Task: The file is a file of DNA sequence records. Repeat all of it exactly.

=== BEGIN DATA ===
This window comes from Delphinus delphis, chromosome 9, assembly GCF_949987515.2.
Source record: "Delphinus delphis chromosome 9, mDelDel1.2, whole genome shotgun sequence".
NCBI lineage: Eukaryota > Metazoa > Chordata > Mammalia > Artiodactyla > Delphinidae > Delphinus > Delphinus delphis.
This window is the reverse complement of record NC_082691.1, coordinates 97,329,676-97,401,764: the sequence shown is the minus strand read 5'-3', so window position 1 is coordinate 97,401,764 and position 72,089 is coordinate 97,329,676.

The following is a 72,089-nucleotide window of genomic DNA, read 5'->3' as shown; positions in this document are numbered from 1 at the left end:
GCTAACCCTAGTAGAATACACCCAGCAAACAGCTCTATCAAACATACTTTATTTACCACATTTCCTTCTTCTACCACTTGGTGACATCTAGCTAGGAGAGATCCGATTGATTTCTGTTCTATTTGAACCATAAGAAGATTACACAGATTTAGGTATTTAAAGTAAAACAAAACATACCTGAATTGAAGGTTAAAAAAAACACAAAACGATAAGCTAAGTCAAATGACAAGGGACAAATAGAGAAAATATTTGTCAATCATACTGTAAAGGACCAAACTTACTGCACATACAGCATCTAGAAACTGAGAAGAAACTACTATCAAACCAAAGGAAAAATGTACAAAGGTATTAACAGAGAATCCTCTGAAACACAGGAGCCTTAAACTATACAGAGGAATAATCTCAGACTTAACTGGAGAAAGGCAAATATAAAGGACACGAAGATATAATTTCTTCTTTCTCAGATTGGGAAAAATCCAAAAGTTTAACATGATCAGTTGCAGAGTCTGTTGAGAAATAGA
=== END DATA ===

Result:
This window comes from Delphinus delphis, chromosome 9, assembly GCF_949987515.2.
Source record: "Delphinus delphis chromosome 9, mDelDel1.2, whole genome shotgun sequence".
NCBI lineage: Eukaryota > Metazoa > Chordata > Mammalia > Artiodactyla > Delphinidae > Delphinus > Delphinus delphis.
This window is the reverse complement of record NC_082691.1, coordinates 97,329,676-97,401,764: the sequence shown is the minus strand read 5'-3', so window position 1 is coordinate 97,401,764 and position 72,089 is coordinate 97,329,676.

The following is a 72,089-nucleotide window of genomic DNA, read 5'->3' as shown; positions in this document are numbered from 1 at the left end:
GCTAACCCTAGTAGAATACACCCAGCAAACAGCTCTATCAAACATACTTTATTTACCACATTTCCTTCTTCTACCACTTGGTGACATCTAGCTAGGAGAGATCCGATTGATTTCTGTTCTATTTGAACCATAAGAAGATTACACAGATTTAGGTATTTAAAGTAAAACAAAACATACCTGAATTGAAGGTTAAAAAAAACACAAAACGATAAGCTAAGTCAAATGACAAGGGACAAATAGAGAAAATATTTGTCAATCATACTGTAAAGGACCAAACTTACTGCACATACAGCATCTAGAAACTGAGAAGAAACTACTATCAAACCAAAGGAAAAATGTACAAAGGTATTAACAGAGAATCCTCTGAAACACAGGAGCCTTAAACTATACAGAGGAATAATCTCAGACTTAACTGGAGAAAGGCAAATATAAAGGACACGAAGATATAATTTCTTCTTTCTCAGATTGGGAAAAATCCAAAAGTTTAACATGATCAGTTGCAGAGTCTGTTGAGAAATAGA